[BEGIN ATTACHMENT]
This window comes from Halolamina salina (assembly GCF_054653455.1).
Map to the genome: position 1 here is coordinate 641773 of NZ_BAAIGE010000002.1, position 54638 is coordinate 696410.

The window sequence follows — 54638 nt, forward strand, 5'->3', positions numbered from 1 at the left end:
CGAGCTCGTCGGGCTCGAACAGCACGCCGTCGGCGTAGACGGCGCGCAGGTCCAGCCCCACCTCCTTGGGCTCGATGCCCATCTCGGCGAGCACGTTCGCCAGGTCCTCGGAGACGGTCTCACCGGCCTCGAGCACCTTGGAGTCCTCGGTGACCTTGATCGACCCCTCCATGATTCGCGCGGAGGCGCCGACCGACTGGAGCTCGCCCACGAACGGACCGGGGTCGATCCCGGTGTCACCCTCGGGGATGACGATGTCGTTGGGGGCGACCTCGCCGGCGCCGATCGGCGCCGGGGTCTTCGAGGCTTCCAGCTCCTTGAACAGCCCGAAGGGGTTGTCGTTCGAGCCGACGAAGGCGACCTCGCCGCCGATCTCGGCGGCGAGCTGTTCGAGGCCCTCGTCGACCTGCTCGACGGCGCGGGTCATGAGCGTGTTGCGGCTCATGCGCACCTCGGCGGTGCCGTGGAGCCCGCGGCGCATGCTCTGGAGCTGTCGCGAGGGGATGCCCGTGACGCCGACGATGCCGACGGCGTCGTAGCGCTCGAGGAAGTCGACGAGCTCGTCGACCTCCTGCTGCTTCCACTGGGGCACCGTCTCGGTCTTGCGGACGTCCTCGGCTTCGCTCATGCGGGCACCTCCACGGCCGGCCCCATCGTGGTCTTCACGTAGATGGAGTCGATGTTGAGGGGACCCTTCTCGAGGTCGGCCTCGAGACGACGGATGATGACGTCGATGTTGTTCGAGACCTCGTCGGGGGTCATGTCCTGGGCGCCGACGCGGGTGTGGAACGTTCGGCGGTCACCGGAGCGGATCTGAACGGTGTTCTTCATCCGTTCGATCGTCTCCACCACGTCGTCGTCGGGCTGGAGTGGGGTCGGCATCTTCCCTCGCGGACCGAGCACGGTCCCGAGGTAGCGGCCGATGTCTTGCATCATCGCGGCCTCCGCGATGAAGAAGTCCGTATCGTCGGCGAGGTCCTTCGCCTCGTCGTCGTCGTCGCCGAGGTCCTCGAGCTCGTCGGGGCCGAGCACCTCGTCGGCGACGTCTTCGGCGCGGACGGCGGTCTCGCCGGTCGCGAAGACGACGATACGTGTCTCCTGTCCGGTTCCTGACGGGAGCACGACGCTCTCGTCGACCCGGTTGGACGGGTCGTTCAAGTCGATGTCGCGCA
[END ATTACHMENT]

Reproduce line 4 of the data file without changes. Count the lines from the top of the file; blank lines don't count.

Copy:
CGAGCTCGTCGGGCTCGAACAGCACGCCGTCGGCGTAGACGGCGCGCAGGTCCAGCCCCACCTCCTTGGGCTCGATGCCCATCTCGGCGAGCACGTTCGCCAGGTCCTCGGAGACGGTCTCACCGGCCTCGAGCACCTTGGAGTCCTCGGTGACCTTGATCGACCCCTCCATGATTCGCGCGGAGGCGCCGACCGACTGGAGCTCGCCCACGAACGGACCGGGGTCGATCCCGGTGTCACCCTCGGGGATGACGATGTCGTTGGGGGCGACCTCGCCGGCGCCGATCGGCGCCGGGGTCTTCGAGGCTTCCAGCTCCTTGAACAGCCCGAAGGGGTTGTCGTTCGAGCCGACGAAGGCGACCTCGCCGCCGATCTCGGCGGCGAGCTGTTCGAGGCCCTCGTCGACCTGCTCGACGGCGCGGGTCATGAGCGTGTTGCGGCTCATGCGCACCTCGGCGGTGCCGTGGAGCCCGCGGCGCATGCTCTGGAGCTGTCGCGAGGGGATGCCCGTGACGCCGACGATGCCGACGGCGTCGTAGCGCTCGAGGAAGTCGACGAGCTCGTCGACCTCCTGCTGCTTCCACTGGGGCACCGTCTCGGTCTTGCGGACGTCCTCGGCTTCGCTCATGCGGGCACCTCCACGGCCGGCCCCATCGTGGTCTTCACGTAGATGGAGTCGATGTTGAGGGGACCCTTCTCGAGGTCGGCCTCGAGACGACGGATGATGACGTCGATGTTGTTCGAGACCTCGTCGGGGGTCATGTCCTGGGCGCCGACGCGGGTGTGGAACGTTCGGCGGTCACCGGAGCGGATCTGAACGGTGTTCTTCATCCGTTCGATCGTCTCCACCACGTCGTCGTCGGGCTGGAGTGGGGTCGGCATCTTCCCTCGCGGACCGAGCACGGTCCCGAGGTAGCGGCCGATGTCTTGCATCATCGCGGCCTCCGCGATGAAGAAGTCCGTATCGTCGGCGAGGTCCTTCGCCTCGTCGTCGTCGTCGCCGAGGTCCTCGAGCTCGTCGGGGCCGAGCACCTCGTCGGCGACGTCTTCGGCGCGGACGGCGGTCTCGCCGGTCGCGAAGACGACGATACGTGTCTCCTGTCCGGTTCCTGACGGGAGCACGACGCTCTCGTCGACCCGGTTGGACGGGTCGTTCAAGTCGATGTCGCGCA